By Jessica Hilo
February 10, 2009
Since the meteoric rise of Bon Iver, acoustic guitarists and piano rockers alike have headed for the hills, so to speak, in search of the romance in reclusion, writing, and recording. In the thick of the creative process, Foreverinmotion’s Brendan Thomas is no different, inspired by New Mexico’s mud huts, rose colored deserts, and broken mesas as scene to his next album. Tapping into the energy of one of the oldest and best culturally preserved cities in the U.S, Thomas finds creativity from newfound spirituality. It would be easy to lump him alongside the other psycho-babbled Deepak Choprans and disposable disciples who feign meaning in the mundane; but Thomas, a rare find, proves to be an interminable artist on the move.
Brendan Thomas, a self-produced multi-instrumentalist, has mastered the art of creating ethereal dreamscapes in melody; which shouldn’t be a surprise with a name based on the shapelessness of music and its focus on an everlasting present. Musical comparisons include solo acts like Damien Rice, Andrew McMahon, or even Peter Mulvey, and as with their music, Thomas nails wandering melody dichotomously with uncomfortable and real lyrics- they are harsh, personal, and poetic. Therein is the beauty of Foreverinmotion: both its indomitable strength and delicate vulnerability. Though not at liberty to discuss the finer points of his latest work, a new album for release in the spring, Thomas claims great inspiration from a journey of self-discovery in moving to New Mexico. His reeducation was both spiritual and metaphysical in nature and helped him gain newfound appreciation for the little things; honing his song writing process with maturity and focus and helping him gain perspective as an artist on the rise.
Thomas has always been pigeonholed to the wrong crowd- marketed for years to the emo pop punk when he clearly belongs to an NPR generation of recovering folk addicts. Despite this misfortune, Thomas claims his latest work “is all positive. Reflective;” a bank of focused songs hinged on memory and the completeness of a recalled experience. He hopes for new directions in his latest work: “You get in a boat, you put up the sails, and you just go. See where it takes you. I am doing pretty much everything on the record. Once I do as much as I can, I’ll fly back east and get all my buddies on the new album. You can lose something by not branching your music out to other ideas from other people; [get] that chemistry that comes with working with other people.” On this odyssey, this spiritual songster hopes for more enlightenment amongst the business end of the industry: “I see growth, I see travel, and hopefully a lot of people getting into [the album]. I’m hoping the music I make will have a positive impact on people. Life is short, you can’t worry too much about money or the business side of things. I’m more driven towards the spiritual side of things. [But] you can’t be an artist and truly create with space and comfort without making money on the side. It’s kind of a fine line. To quote Bill Hicks, the comedian, ‘you’re an artist until you really start whoring out your fame, then your off the artistic role call.”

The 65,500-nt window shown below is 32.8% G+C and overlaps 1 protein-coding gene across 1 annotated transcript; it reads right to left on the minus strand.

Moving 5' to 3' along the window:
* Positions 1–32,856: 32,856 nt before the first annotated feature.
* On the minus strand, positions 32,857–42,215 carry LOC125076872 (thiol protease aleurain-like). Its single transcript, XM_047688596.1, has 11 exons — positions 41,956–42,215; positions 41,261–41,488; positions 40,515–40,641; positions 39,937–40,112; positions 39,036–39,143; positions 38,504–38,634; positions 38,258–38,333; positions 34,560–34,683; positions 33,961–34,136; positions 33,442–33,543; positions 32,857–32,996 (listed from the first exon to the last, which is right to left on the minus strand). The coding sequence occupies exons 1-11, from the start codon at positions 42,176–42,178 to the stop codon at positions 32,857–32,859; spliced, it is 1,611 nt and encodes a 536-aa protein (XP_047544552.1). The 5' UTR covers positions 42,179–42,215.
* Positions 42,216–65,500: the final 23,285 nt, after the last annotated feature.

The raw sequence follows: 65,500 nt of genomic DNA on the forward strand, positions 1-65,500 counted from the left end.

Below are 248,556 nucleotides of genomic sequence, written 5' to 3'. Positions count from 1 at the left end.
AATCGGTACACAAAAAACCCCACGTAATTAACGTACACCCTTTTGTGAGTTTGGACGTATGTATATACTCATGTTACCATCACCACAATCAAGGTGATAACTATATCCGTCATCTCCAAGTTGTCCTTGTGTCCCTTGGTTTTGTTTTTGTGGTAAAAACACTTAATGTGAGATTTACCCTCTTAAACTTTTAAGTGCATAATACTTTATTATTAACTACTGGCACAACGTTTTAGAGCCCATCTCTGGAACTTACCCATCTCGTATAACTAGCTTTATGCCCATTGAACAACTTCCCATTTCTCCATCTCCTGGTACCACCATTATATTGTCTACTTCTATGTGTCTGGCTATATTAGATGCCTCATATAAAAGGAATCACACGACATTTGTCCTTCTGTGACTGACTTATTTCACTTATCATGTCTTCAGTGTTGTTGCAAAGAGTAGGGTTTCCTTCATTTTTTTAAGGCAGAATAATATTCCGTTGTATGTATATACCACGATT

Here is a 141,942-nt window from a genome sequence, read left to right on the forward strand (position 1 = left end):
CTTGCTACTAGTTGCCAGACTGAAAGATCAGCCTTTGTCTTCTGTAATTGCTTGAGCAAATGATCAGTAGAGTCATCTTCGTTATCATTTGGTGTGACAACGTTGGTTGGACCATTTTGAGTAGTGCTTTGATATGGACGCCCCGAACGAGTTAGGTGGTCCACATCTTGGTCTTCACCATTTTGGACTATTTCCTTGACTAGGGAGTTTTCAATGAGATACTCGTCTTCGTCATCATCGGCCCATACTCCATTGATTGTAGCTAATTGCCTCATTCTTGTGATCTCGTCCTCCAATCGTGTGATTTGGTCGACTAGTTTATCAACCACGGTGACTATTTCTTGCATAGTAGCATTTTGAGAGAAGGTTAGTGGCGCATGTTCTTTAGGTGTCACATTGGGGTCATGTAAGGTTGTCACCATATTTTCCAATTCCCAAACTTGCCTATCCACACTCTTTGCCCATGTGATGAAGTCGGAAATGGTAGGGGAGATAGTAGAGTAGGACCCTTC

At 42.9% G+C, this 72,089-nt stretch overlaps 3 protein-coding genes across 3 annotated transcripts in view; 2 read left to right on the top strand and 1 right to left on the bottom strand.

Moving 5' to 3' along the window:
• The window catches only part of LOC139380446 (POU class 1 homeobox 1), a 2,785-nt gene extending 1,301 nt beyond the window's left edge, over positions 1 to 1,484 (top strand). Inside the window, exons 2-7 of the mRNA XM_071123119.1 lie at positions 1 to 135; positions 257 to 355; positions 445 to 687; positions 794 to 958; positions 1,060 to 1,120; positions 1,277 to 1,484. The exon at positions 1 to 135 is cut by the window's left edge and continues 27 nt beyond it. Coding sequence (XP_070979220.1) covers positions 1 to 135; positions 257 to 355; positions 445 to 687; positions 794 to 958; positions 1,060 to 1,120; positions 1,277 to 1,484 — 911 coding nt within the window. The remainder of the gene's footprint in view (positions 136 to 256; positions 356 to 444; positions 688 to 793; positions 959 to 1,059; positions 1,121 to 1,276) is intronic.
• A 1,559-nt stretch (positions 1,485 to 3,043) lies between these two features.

Putting pattern to the chaos of self-awareness and pinning artistry down is never an easy task, but Foreverinmotion’s Brendan Thomas, an anonymous troubadour slowly gaining his notoriety while hiding in plain sight, has his head on straight. Positioned for bigger and better things outside the preserved sanctity of New Mexico, with a new album and dreams of expansion (“I’ve done the United States pretty much to the dirt. I would love to start touring internationally”), Thomas has the humility and unique perspective of an artist destined to move by leaps and bounds: “I don’t require fame, because that’s all ego. Fame is not on my list of things that I want. I look at it more as, I continue to do what I’m doing and hopefully it will be successful. First and foremost I want to make music that reaches people and that I feel good about.”